France will use 100,000 police to break up parties tonight, under a 20:00 curfew
- France has harsh restrictions in place for New Year's Eve, and is putting vast numbers of police officers on the ground to enforce them.
- The country has a nationwide as a curfew from 20:00 to 06:00, which is being kept in place for December 31.
- People can meet in groups of up to six in private homes, but only until 20:00, at which point people are expected to go home.
- Travelling outside after curfew can attract a fine of €135 (R2,400) without a valid excuse.
- Officers have been told to break up illegal parties and identify who organised them.
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France is deploying more than 100,000 police officers to enforce the country's 20:00 curfew and break up New Year's Eve parties held in defiance of its Covid-19 restrictions.
Gérald Darmanin, France's interior minister, said that the officers would "fight against unauthorised public gatherings and the phenomenon of urban violence," The Guardian reported.
Small gatherings are allowed in people's homes, but anything in a commercial venue is banned, and guests will have to leave four hours before midnight to comply with the 8 nationwide curfew that runs from 20:00. to 06:00.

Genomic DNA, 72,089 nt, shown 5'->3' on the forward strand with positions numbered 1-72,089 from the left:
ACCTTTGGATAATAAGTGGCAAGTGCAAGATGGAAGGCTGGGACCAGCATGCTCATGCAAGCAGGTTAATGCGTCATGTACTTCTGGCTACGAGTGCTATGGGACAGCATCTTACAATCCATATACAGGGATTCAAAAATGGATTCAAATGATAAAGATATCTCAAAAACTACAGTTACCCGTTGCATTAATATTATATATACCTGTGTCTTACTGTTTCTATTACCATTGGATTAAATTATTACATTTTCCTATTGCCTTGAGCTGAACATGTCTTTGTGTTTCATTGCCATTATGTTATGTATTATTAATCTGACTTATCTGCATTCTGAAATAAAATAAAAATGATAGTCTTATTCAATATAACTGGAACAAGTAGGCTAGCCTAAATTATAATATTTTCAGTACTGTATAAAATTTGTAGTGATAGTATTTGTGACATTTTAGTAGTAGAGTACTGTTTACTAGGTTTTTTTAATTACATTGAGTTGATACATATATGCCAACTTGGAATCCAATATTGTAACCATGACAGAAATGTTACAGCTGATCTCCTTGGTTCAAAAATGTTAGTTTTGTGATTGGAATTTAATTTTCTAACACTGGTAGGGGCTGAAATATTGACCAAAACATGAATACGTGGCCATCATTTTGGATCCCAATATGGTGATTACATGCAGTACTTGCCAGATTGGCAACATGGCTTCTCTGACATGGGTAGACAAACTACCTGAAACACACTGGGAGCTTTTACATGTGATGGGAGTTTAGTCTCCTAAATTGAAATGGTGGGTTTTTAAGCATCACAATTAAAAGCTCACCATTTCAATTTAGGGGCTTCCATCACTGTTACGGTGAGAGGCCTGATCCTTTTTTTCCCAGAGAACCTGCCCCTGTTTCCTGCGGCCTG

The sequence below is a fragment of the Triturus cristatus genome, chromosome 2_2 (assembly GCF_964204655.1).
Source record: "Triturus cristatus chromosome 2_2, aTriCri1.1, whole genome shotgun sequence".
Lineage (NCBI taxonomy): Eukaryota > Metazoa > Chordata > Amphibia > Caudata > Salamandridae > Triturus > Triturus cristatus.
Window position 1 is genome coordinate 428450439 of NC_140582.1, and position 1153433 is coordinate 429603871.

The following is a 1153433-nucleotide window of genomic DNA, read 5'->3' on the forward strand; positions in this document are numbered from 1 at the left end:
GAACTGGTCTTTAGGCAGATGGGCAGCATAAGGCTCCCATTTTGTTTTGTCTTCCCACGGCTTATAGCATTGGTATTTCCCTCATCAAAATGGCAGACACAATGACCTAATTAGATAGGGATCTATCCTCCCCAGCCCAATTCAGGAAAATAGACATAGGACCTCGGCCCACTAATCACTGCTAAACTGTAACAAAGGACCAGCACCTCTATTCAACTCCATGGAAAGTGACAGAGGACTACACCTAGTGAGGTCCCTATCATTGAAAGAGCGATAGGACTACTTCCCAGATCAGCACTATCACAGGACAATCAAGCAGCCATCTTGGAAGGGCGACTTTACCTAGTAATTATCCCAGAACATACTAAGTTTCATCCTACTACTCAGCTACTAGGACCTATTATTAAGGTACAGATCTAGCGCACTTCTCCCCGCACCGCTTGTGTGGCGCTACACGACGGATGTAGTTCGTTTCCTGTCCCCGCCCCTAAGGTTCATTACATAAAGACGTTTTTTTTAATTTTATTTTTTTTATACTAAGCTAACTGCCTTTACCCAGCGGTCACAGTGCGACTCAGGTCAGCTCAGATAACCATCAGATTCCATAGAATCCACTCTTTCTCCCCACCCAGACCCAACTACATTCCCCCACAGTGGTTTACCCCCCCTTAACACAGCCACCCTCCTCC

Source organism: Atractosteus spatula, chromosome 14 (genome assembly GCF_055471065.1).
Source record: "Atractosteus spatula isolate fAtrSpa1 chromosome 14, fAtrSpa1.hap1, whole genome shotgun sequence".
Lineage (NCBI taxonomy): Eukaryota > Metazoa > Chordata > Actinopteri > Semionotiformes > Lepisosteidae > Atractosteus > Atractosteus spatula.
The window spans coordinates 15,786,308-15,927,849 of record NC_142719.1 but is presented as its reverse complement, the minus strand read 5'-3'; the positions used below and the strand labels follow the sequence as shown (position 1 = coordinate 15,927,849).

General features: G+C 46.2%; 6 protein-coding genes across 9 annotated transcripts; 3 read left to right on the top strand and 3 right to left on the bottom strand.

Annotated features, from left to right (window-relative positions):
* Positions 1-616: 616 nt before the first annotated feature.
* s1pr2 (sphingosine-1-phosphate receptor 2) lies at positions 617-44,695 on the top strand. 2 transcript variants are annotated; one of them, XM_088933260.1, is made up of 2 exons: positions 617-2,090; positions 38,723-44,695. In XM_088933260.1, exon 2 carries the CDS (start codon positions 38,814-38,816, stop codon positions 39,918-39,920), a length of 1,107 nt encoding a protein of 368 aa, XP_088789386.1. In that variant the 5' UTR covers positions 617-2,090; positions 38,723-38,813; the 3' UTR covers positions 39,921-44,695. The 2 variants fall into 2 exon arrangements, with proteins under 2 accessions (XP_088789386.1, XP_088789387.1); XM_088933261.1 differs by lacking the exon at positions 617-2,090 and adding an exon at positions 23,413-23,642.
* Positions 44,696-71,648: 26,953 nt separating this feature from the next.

The officers have been told to break up underground parties, fine people who attended them, and identify the people who organised the gatherings, according to the BBC.
It's the same number of police that France deployed for the holiday in 2019, but this year they have been given the new responsibility to enforce coronavirus restrictions.
According to Euronews, people who travel outside between 20:00 and 06:00 could get a €135 (around R2,400) fine if they don't have a form that shows they have a valid reason to do so.
Accepted reasons include working or travelling for health reasons.
The government said that the fine can go up to €3,750 for repeat offenders.
Groups of up to six people are allowed to gather in private homes before 20:00, but not if they are in a venue or if they charge people to attend.
The 100,000 officers will be concentrated in city centres and suburbs where rule breaking is most expected, the BBC reported.
Half of the metro lines in Paris will also be closed for New Year's Eve.
Darmanin said that the extra measures were also intended to tackle destructive behaviour, which includes people setting cars on fire, a recurring problem on New Year's Eve in France.
France has recorded more than 2.6 million coronavirus cases, and more than 64,500 people have died.
Many other European countries have totally banned New Year's Eve gatherings, and are urging people to stick to existing restrictions meant to slow the spread of the virus.